Various Online Adventures

This is interesting. It’s amazing how random my wanderings on the web can be. I never know where I’ll end up.

I started on reading a review for The invasion.

I saw a mention of the director, so I went to the page for Oliver Hirschbiegel on, the review mentioned his movie Das Experiment and so I ended up on the forum for Das Experiment. That led me to the real Stanford Experiment.

This was a fascinating read. Very disturbing. I highly recommend everyone read it. I also really want to watch Das Experiment now.


I love this site. I stumbled across it looking for origami instructions on yesterday. Anyways, I subscribed to KipKay, this guy is amazing. No wonder he’s their top earner. I love his 12 volt battery hack he just put up today. I use these batteries all the time. The use? The laserpointer for playing with my cats. Well, they’re actually not my cats. But I like to think of them as my cats. =)

The Beer Lesson

Copied from my CGA group on Facebook:
The following is a way of explaining tax cuts in terms everyone can understand.

Suppose that every day, ten men go out for beer and the bill for all ten comes to $100.
If they paid their bill the way we pay our taxes, it would go something like this:
The first four men (the poorest) would pay nothing.
The fifth would pay $1.
The sixth would pay $3.
The seventh would pay $7.
The eighth would pay $12.
The ninth would pay $18.
The tenth man (the richest) would pay $59.
So, that’s what they decided to do.
The ten men drank in the bar every day and seemed quite happy with the arrangement, until on day, the owner threw them a curve. “Because you are all such good customers,” he said, “I’m going to reduce the cost of your daily beer by $20.”Drinks for the ten now cost just $80.
The group still wanted to pay their bill the way we pay our taxes so the first four men were unaffected. They would still drink for free.
But what about the other six men – the paying customers?
How could they divide the $20 windfall so that everyone would get his ‘fair share?’
They realized that $20 divided by six is $3.33.
But if they subtracted that from everybody’s share, then the fifth man and the sixth man would each end up being paid to drink his beer.
So, the bar owner suggested that it would be fair to reduce each man’s bill by roughly the same amount, and he proceeded to work out the amounts each should pay.
And so:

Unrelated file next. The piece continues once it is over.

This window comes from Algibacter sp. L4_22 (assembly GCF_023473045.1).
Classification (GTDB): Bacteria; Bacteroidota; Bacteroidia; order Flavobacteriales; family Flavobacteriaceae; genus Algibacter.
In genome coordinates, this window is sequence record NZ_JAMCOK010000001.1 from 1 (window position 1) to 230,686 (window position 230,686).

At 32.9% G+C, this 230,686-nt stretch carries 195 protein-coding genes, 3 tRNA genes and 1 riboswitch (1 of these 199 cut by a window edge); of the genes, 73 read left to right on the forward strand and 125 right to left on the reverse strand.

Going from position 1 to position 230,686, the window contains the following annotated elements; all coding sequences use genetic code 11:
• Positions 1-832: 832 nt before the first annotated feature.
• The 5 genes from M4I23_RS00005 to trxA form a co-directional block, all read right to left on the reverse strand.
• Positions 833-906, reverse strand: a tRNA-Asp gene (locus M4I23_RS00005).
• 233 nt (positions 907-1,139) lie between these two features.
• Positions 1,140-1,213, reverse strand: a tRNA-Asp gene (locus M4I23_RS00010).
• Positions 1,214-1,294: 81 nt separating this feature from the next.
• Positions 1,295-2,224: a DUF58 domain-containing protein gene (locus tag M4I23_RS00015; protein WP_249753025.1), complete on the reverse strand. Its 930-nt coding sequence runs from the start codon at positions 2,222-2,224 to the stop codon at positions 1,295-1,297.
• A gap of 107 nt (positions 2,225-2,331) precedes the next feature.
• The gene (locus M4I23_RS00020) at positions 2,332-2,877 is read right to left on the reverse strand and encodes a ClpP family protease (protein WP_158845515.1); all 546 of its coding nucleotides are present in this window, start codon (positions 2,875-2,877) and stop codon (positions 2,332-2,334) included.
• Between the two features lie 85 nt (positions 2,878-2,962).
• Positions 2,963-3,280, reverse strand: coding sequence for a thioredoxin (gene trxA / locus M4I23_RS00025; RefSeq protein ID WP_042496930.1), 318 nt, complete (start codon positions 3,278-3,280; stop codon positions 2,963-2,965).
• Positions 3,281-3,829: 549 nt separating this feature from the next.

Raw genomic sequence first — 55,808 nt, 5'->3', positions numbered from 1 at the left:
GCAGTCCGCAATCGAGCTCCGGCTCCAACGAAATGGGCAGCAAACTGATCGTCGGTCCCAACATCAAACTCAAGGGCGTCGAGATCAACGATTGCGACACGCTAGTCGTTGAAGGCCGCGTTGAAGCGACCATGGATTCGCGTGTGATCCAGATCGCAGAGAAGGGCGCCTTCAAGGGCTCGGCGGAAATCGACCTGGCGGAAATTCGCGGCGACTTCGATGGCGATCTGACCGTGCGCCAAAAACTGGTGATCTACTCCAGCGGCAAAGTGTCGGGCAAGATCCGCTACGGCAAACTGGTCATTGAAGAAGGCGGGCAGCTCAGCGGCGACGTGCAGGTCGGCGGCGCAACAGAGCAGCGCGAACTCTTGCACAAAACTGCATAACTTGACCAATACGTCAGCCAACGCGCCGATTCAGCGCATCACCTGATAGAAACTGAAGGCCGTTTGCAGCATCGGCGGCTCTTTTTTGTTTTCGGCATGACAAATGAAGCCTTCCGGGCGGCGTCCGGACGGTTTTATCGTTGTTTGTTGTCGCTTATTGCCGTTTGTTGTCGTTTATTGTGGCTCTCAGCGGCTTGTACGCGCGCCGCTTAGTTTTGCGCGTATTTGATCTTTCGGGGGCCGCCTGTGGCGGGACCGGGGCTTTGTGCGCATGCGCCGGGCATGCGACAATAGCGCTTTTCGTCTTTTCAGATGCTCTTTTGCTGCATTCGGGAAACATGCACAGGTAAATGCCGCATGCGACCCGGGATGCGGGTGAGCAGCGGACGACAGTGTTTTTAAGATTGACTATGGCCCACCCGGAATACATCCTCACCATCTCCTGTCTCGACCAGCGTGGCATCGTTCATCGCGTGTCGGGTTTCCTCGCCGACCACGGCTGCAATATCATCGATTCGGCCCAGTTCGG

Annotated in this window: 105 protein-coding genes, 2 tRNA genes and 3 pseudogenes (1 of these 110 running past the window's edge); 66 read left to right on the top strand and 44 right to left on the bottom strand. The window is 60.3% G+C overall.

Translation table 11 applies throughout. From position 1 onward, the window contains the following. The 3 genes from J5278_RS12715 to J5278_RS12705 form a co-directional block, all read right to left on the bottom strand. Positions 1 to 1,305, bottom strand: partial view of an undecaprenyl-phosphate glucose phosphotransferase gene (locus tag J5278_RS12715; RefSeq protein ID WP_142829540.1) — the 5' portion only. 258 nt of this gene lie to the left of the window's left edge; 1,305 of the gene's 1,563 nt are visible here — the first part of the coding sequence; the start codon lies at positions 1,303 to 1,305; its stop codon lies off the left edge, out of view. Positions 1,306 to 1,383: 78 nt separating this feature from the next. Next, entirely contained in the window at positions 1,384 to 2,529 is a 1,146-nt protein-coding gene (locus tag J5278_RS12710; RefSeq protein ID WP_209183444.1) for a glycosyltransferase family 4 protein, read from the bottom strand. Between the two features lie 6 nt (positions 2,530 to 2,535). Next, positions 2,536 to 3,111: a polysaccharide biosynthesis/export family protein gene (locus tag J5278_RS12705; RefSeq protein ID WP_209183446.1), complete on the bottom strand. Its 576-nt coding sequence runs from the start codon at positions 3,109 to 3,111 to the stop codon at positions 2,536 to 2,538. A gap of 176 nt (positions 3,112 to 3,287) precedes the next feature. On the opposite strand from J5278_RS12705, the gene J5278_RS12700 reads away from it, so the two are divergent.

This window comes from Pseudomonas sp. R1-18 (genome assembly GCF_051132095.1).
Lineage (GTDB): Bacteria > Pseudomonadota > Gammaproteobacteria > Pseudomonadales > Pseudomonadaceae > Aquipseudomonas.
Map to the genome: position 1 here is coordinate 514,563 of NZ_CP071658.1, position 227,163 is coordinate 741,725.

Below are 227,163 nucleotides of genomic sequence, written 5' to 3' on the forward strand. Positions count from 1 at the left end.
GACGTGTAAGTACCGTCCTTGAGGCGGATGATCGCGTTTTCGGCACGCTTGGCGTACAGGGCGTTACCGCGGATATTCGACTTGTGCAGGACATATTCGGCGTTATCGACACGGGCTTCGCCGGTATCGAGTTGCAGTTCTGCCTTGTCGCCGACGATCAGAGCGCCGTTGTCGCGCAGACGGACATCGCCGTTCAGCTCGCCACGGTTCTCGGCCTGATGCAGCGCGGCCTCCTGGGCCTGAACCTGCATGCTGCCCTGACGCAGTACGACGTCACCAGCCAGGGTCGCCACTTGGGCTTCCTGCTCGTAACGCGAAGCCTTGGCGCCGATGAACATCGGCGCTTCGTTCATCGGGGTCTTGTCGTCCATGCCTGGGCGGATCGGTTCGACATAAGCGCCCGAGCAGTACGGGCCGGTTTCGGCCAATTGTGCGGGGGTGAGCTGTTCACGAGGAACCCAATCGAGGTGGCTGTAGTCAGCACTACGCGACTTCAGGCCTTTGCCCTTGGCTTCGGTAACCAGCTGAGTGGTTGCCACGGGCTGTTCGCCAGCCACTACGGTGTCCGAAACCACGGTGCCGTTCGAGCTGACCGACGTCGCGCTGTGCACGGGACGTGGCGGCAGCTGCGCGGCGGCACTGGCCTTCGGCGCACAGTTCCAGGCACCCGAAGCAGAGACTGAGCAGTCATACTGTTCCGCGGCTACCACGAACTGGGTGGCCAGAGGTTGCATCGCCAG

The fifth man, like the first four, now paid nothing (100% savings).
The sixth now paid $2 instead of $3 (33%savings).
The seventh now pay $5 instead of $7 (28%savings).
The eighth now paid $9 instead of $12 (25% savings).
The ninth now paid $14 instead of $18 (22% savings).
The tenth now paid $49 instead of $59 (16% savings).
Each of the six was better off than before.
And the first four continued to drink for free.
But once outside the restaurant, the men began to compare their savings.
“I only got a dollar out of the $20,”declared the sixth man.
He pointed to the tenth man,” but he got $10!”
“Yeah, that’s right,” exclaimed the fifth man. “I only saved a dollar, too. It’s unfair that he got ten times more than I!”
“That’s true!!” shouted the seventh man. “Why should he get $10 back when I got only two? The wealthy get all the breaks!”
“Wait a minute,” yelled the first four men in unison. “We didn’t get anything at all. The system exploits the poor!”
The nine men surrounded the tenth and beat him up.
The next night the tenth man didn’t show up for drinks, so the nine sat down and had beers without him.
But when it came time to pay the bill, they discovered something important.
They didn’t have enough money between all of them for even half of the bill!
And that, boys and girls, journalists and college professors, is how our tax system works.
The people who pay the highest taxes get the most benefit from a tax reduction.
Tax them too much, attack them for being wealthy, and they just may not show up anymore.
In fact, they might start drinking overseas where the atmosphere is somewhat friendlier.
I never thought of it quite that way before. I need to show this to my parents.


I learned how to make and completed my first Japanese Kusudama(trans. medicine ball) this weekend. This thing consists of 60 separate origami papers folded and glued together. I plan on publishing a picture of it but my camera batteries are dead. They’ll be charged up by tomorrow though.

My Life Without Glasses

I had a follow up appointment at the laser eye surgery place on Friday. They said I am seeing 20/20 and almost to 20/15. I got 3 out of 5 for the 20/15 line chart. I regularly reach to take my glasses off at night, and think I have to put them on after my shower in the morning. The red spot on my eye is now reduced to a small crescent moon cradling my iris. I might take a picture of it tomorrow as well.


~ by Cara on August 19, 2007.

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